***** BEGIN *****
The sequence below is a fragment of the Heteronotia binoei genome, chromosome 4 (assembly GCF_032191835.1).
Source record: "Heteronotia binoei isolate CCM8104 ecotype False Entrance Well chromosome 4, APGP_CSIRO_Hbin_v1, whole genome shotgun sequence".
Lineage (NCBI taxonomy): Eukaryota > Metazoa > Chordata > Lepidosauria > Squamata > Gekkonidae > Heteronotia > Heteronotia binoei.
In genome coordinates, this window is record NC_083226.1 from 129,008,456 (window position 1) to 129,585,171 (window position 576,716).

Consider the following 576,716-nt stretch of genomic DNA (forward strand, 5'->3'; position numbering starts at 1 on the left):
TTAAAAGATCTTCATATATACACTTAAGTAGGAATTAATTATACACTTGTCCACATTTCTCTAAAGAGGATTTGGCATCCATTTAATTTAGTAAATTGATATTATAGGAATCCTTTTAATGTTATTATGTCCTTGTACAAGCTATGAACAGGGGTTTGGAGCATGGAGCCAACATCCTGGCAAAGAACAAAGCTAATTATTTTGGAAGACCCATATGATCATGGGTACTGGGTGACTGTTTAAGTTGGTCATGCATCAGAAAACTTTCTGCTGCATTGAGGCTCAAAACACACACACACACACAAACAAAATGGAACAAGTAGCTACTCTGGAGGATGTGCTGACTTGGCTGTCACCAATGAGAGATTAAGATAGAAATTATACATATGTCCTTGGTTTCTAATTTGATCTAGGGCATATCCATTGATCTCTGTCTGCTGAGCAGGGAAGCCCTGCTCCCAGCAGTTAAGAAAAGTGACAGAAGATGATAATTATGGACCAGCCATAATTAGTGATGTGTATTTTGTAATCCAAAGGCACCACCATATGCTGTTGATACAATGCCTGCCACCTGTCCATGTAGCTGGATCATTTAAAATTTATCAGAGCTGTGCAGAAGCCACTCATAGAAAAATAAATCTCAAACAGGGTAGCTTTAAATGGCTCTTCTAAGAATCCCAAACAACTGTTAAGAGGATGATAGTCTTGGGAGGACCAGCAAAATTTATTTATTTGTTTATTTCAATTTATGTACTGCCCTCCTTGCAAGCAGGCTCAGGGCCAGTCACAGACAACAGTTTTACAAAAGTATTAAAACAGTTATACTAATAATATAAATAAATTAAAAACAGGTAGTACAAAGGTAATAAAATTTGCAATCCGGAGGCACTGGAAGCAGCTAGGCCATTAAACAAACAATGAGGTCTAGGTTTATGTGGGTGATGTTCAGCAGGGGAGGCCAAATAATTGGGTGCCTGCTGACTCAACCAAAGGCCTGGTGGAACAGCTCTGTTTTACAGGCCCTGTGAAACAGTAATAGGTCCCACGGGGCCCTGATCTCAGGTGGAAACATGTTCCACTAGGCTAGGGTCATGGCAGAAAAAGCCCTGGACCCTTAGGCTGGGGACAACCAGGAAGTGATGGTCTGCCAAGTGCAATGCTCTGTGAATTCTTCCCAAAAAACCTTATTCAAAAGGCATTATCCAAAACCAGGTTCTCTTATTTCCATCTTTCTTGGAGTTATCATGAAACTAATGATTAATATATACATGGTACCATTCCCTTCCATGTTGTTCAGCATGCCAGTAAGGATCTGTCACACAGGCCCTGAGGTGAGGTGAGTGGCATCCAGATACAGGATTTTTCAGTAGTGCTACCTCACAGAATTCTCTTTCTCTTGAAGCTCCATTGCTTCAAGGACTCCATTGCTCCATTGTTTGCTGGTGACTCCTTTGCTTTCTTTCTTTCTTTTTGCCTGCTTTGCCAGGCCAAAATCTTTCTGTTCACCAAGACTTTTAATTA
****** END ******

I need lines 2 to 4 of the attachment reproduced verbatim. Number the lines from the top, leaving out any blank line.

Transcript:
Source record: "Heteronotia binoei isolate CCM8104 ecotype False Entrance Well chromosome 4, APGP_CSIRO_Hbin_v1, whole genome shotgun sequence".
Lineage (NCBI taxonomy): Eukaryota > Metazoa > Chordata > Lepidosauria > Squamata > Gekkonidae > Heteronotia > Heteronotia binoei.
In genome coordinates, this window is record NC_083226.1 from 129,008,456 (window position 1) to 129,585,171 (window position 576,716).